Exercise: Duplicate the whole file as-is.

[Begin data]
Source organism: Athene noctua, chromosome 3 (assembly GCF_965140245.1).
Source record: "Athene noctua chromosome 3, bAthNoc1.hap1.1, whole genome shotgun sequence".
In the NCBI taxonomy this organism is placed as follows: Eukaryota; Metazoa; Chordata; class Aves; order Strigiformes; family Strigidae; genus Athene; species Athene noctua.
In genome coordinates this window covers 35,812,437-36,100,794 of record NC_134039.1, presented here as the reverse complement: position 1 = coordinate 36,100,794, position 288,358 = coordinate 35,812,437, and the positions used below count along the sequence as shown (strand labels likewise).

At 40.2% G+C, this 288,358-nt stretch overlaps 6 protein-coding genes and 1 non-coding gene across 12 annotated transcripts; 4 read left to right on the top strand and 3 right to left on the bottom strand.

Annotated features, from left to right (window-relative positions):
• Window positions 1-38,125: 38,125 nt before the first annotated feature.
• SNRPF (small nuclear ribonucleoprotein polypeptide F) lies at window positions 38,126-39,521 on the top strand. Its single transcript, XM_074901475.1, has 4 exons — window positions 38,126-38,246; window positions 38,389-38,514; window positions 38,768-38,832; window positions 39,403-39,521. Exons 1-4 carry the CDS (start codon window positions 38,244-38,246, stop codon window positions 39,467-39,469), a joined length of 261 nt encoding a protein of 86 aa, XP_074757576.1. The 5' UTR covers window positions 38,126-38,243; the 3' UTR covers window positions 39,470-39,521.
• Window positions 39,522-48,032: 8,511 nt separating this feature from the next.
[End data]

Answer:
Source organism: Athene noctua, chromosome 3 (assembly GCF_965140245.1).
Source record: "Athene noctua chromosome 3, bAthNoc1.hap1.1, whole genome shotgun sequence".
In the NCBI taxonomy this organism is placed as follows: Eukaryota; Metazoa; Chordata; class Aves; order Strigiformes; family Strigidae; genus Athene; species Athene noctua.
In genome coordinates this window covers 35,812,437-36,100,794 of record NC_134039.1, presented here as the reverse complement: position 1 = coordinate 36,100,794, position 288,358 = coordinate 35,812,437, and the positions used below count along the sequence as shown (strand labels likewise).

At 40.2% G+C, this 288,358-nt stretch overlaps 6 protein-coding genes and 1 non-coding gene across 12 annotated transcripts; 4 read left to right on the top strand and 3 right to left on the bottom strand.

Annotated features, from left to right (window-relative positions):
• Window positions 1-38,125: 38,125 nt before the first annotated feature.
• SNRPF (small nuclear ribonucleoprotein polypeptide F) lies at window positions 38,126-39,521 on the top strand. Its single transcript, XM_074901475.1, has 4 exons — window positions 38,126-38,246; window positions 38,389-38,514; window positions 38,768-38,832; window positions 39,403-39,521. Exons 1-4 carry the CDS (start codon window positions 38,244-38,246, stop codon window positions 39,467-39,469), a joined length of 261 nt encoding a protein of 86 aa, XP_074757576.1. The 5' UTR covers window positions 38,126-38,243; the 3' UTR covers window positions 39,470-39,521.
• Window positions 39,522-48,032: 8,511 nt separating this feature from the next.